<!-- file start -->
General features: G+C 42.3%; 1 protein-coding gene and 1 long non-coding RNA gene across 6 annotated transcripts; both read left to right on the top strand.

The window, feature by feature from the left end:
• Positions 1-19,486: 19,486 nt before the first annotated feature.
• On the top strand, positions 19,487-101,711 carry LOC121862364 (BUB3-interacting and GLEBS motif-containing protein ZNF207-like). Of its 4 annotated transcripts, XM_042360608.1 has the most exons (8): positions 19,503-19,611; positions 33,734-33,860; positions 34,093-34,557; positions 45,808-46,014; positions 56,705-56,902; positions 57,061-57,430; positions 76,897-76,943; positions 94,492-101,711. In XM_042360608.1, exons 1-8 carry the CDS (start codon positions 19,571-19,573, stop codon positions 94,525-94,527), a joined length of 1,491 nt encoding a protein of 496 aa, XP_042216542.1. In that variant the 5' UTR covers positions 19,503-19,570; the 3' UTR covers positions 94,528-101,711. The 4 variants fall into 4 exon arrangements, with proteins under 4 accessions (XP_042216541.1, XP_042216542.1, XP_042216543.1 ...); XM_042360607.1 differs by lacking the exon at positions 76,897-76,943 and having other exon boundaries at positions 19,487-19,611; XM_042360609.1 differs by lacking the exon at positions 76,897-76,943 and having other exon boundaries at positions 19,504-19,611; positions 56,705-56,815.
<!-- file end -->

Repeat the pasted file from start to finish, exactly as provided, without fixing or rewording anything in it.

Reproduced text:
General features: G+C 42.3%; 1 protein-coding gene and 1 long non-coding RNA gene across 6 annotated transcripts; both read left to right on the top strand.

The window, feature by feature from the left end:
• Positions 1-19,486: 19,486 nt before the first annotated feature.
• On the top strand, positions 19,487-101,711 carry LOC121862364 (BUB3-interacting and GLEBS motif-containing protein ZNF207-like). Of its 4 annotated transcripts, XM_042360608.1 has the most exons (8): positions 19,503-19,611; positions 33,734-33,860; positions 34,093-34,557; positions 45,808-46,014; positions 56,705-56,902; positions 57,061-57,430; positions 76,897-76,943; positions 94,492-101,711. In XM_042360608.1, exons 1-8 carry the CDS (start codon positions 19,571-19,573, stop codon positions 94,525-94,527), a joined length of 1,491 nt encoding a protein of 496 aa, XP_042216542.1. In that variant the 5' UTR covers positions 19,503-19,570; the 3' UTR covers positions 94,528-101,711. The 4 variants fall into 4 exon arrangements, with proteins under 4 accessions (XP_042216541.1, XP_042216542.1, XP_042216543.1 ...); XM_042360607.1 differs by lacking the exon at positions 76,897-76,943 and having other exon boundaries at positions 19,487-19,611; XM_042360609.1 differs by lacking the exon at positions 76,897-76,943 and having other exon boundaries at positions 19,504-19,611; positions 56,705-56,815.